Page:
"One man in his time plays many parts, his acts being seven ages," wrote Shakespeare in As You Like It.
Though I probably can't (nor would I) map out specific ages to a company, Apple certainly has had its own stages, and it seems to be entering a new one now. It used to be, as recently as a year or two ago, that Mac rumors sites were flying fun and furious with clever writing and plenty to say as the company reigned at the cool kids' table. But nowadays, such buzz is rare -- there is real news from Apple, of course, but there's less froth and fury and fun. Reporting is, well, sober. Sadly, it seems that Apple is leaving a tempestuous youth and reaching, for better or worse, middle age.
Has Apple really matured? Certainly, Apple had a bit of mewling and puking in its first days, with the homebrew, caseless, do-it-yourself Apple I. "The Apple I and II were designed strictly on a hobby, for-fun basis, not to be a product for a company. They were meant to bring down to the club and put on the table during the random access period," Steve Wozniak has written. "I'd even go over to people's houses and help them build their own." When a local store placed a big order, Steve Jobs had to go to a parts supplier and wrangle a credit deal just to get the components needed to fill the order. Baby steps.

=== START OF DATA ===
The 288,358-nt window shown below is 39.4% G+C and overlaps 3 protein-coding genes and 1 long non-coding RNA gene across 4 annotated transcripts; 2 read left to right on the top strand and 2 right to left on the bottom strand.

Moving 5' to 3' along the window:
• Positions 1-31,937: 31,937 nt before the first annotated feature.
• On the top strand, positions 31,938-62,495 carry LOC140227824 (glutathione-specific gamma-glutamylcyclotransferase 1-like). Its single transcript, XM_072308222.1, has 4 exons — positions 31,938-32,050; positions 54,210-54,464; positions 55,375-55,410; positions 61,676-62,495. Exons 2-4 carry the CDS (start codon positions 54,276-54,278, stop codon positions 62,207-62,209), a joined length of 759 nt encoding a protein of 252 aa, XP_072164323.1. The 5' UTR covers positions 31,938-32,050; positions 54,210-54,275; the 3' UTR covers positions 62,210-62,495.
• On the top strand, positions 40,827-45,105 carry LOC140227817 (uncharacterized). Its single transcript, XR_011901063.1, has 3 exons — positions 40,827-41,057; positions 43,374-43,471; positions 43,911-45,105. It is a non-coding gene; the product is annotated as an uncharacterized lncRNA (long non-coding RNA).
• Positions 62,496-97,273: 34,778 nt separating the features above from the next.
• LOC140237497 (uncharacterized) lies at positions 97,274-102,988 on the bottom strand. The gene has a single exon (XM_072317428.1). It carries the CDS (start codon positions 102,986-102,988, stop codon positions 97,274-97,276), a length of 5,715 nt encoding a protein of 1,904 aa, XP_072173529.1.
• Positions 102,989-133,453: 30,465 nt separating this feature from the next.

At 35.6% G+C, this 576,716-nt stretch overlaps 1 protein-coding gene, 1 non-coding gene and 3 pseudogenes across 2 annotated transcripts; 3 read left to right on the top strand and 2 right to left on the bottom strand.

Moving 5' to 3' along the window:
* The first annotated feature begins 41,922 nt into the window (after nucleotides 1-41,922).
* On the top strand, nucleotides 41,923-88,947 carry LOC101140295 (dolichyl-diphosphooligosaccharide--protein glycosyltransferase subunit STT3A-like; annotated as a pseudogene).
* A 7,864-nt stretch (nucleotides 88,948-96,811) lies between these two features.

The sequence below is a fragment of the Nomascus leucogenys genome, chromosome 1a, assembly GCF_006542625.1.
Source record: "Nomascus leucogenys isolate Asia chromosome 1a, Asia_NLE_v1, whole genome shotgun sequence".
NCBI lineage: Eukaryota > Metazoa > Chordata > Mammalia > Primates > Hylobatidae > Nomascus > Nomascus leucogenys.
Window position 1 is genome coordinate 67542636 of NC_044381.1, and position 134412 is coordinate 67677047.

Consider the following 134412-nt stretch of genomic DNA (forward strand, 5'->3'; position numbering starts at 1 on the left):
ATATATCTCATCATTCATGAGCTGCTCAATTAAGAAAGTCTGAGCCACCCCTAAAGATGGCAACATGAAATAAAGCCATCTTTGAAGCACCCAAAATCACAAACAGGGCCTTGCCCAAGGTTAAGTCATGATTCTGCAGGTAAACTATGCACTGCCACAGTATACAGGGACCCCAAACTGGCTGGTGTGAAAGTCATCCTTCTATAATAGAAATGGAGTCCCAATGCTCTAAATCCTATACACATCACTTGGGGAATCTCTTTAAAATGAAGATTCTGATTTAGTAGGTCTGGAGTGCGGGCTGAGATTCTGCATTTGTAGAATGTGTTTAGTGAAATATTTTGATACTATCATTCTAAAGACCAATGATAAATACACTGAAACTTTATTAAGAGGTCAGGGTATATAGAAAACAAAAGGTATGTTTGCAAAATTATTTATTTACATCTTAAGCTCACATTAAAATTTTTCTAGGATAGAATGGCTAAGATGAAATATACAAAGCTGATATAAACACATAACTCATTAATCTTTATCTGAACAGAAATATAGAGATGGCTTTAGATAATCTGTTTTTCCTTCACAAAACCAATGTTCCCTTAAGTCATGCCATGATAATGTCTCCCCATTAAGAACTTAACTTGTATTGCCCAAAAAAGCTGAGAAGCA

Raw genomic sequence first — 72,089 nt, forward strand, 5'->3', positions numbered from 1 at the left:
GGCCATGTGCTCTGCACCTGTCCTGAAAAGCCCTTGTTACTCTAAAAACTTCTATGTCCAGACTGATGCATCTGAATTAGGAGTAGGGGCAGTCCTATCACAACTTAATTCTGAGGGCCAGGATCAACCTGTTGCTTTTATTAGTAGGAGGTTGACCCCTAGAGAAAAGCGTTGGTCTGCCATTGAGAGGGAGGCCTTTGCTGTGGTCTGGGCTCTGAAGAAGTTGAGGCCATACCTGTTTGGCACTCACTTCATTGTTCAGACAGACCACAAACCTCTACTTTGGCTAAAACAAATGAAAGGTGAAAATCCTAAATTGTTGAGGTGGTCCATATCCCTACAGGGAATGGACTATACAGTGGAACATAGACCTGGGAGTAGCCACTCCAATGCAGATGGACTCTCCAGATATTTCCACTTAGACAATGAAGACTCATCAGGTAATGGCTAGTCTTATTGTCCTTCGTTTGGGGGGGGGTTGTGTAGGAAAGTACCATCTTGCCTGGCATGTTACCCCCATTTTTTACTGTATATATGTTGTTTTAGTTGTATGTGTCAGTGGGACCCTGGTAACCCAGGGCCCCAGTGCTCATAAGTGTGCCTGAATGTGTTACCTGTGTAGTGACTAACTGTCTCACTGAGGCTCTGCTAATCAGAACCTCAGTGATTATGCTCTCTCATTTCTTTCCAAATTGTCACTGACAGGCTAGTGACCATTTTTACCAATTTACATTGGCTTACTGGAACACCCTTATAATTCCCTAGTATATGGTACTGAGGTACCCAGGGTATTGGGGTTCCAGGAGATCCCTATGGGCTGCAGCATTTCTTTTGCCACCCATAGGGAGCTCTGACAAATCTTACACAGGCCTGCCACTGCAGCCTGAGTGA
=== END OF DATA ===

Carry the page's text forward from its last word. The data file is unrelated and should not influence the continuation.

We'll skip over the schoolboy, lover, soldier and justice ages that Shakespeare outlined (though the Apple II did place the company at the forefront of educational computing for a while).
Through those various stages, Apple certainly remained the young kid on the block. Nonconformist, brash, thumbing its nose at authority, actively not being "the man" -- all those adolescent traits could describe the Apple of the 1990s and and the first half of this decade. So, by the transitive property, Apple was a young buck.
And the press treated Apple as such, with a conscious condescension and marginal tolerance. The "grownup" and sober press types that so lionized staid corporations such as Microsoft and Intel occasionally tolerated a piece about Apple -- usually using the word "beleaguered" in 1990s to make clear that soon they wouldn't have to bother anymore. Apple, with its confused and poor-quality lines such as the Performa and its piecemeal sales strategies, came close to proving them right.
But these were fine years for the Mac-centric press, which consisted of a few steadfast print magazines and early Web sites and online fanbois. It was like samizdat, passed among the faithful, full of puns and inside info. And fun.
The young-buck attitude of Apple was pushed into overdrive with the second coming of Steve Jobs. He returned to Apple under the guise of having his company, Next, be bought by Apple, which was then run by the very Dad-like Gil Amelio. (I wouldn't be the first to note the Oedipal nature of Jobs' bloodless coup.)